It has also been a crucial time for Millie.  She is faced with the dilemma of siding with her husband or her television family, and she chooses the latter. After informing the authorities and waiting for their arrival, she speedily leaves the scene in a taxi, presumably for a hotel where she can resume watching the screen.  The description of Millie as she leaves the scene is symbolic.  Her face is powdered white, her lips colorless, and her body stiff, symbolizing the corpse which she will soon become.

However, the character that undergoes the greatest transformation is of course, Montag.  During this part he is reborn and discovers the joys of freedom and the stimulation of like-minded individuals.  He also loses his rashness, and through quick and clear thinking, is able to escape the scene and the city whilst safeguarding his friend, Faber. 

Like the phoenix, Montag passes through fire in order to obtain resurrection.  He has become the total rebel, and even has the presence of mind to at least condemn one fellow fireman, Black, before he leaves the city. 

Bradbury gives us further insight into this soulless society.  Montag’s escape is being televised and this has two purposes. Firstly this is to entertain, and secondly, it is a warning to the people of what can happen if you step out of line.  The conclusion of this program is never in doubt. If they don’t actually catch Montag himself, they will get someone else as a stand-in.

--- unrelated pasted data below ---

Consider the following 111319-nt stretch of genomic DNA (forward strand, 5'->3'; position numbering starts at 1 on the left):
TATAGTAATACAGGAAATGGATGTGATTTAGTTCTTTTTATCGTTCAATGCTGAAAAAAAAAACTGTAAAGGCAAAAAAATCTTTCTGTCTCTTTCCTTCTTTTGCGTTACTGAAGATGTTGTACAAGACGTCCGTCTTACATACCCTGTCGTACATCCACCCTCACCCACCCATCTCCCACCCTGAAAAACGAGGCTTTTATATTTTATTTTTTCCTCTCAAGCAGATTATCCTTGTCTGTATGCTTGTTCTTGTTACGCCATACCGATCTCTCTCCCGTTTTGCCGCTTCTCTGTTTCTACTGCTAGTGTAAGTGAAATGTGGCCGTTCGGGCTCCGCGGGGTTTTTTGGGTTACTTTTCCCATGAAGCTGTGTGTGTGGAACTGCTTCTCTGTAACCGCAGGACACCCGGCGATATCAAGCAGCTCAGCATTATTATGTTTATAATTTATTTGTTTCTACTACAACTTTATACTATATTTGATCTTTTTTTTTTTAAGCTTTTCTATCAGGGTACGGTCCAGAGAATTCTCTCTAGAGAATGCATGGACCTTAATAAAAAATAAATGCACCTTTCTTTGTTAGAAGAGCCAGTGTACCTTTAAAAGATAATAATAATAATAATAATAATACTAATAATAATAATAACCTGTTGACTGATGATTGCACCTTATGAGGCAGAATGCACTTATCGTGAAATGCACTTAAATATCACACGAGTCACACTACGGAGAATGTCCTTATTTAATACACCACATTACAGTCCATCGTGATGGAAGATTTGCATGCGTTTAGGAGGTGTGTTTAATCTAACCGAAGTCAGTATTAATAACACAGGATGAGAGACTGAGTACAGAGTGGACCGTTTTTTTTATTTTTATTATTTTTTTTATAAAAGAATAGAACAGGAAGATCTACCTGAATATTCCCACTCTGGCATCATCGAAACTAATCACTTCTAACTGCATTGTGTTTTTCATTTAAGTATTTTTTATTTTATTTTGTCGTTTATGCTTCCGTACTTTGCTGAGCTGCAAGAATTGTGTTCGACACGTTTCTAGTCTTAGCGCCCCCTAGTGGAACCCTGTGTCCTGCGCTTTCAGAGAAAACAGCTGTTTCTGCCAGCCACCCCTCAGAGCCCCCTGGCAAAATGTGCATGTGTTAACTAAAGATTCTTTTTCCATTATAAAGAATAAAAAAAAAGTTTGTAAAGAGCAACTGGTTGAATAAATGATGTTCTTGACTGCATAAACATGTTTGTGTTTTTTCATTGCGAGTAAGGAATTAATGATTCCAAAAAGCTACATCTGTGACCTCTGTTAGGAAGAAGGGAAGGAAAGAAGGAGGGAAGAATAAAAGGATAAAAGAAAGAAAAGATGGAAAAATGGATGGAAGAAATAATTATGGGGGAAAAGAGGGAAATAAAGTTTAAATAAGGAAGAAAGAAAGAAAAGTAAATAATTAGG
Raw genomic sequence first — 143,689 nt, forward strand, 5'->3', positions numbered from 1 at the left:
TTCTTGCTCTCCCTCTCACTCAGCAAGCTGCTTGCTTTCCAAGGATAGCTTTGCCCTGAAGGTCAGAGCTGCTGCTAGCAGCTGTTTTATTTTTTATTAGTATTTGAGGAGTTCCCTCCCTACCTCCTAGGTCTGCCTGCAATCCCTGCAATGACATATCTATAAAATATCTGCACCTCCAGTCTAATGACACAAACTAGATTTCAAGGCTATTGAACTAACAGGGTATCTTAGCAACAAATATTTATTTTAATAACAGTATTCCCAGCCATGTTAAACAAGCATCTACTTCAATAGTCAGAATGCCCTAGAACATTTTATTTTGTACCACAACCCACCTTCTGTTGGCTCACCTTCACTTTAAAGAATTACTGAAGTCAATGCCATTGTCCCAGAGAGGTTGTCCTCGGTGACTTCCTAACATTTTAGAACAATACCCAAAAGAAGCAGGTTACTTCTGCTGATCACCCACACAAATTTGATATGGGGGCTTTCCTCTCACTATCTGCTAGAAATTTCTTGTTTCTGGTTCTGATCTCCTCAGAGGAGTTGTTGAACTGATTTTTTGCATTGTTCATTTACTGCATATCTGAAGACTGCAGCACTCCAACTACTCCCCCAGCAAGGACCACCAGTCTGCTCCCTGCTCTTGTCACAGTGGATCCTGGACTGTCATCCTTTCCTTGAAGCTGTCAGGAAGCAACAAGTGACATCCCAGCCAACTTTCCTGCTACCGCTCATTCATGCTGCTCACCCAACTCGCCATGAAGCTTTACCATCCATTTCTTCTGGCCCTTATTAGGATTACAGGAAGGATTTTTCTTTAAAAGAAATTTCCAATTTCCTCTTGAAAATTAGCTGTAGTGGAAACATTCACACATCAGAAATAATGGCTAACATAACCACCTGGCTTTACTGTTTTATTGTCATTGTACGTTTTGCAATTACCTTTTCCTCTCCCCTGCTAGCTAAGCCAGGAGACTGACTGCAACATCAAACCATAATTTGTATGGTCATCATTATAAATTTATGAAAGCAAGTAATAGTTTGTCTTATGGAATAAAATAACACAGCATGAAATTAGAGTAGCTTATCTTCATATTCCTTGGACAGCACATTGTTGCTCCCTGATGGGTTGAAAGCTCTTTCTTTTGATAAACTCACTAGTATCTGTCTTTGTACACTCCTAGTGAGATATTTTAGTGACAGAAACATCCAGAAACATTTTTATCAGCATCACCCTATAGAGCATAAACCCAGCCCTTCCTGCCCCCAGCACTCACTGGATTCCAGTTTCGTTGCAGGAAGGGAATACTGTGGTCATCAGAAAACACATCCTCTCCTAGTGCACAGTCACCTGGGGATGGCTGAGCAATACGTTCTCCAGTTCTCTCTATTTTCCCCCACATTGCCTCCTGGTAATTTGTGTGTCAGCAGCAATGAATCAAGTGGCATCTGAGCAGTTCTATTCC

Like ‘Big Brother’ the authorities are aware of what their citizens get up to, and the chase is led to where an innocent nonconformist will be walking. He now becomes Montag and will be sacrificed in his stead.

There is a parallel theme between what Montag has gone through from fire to freedom, and that which the society will go through, from war to enlightenment - at least that is the hope.

Bradbury turns the story into a real thriller while Montag is being pursued. Our hero is placed in a very difficult situation from which there seems no hope of escape.  The reader anticipates what is going to happen - the destruction of Montag’s home, the books he has saved, and the capture of Faber arising perhaps out of Montag’s torture by the authorities.  However, it is in fact Captain Beatty that gives Montag a glimmer of hope by forcing him to burn his own home.  Using the flame-thrower, this tool of destruction, he murders Beatty, but he still has the task of escaping the city.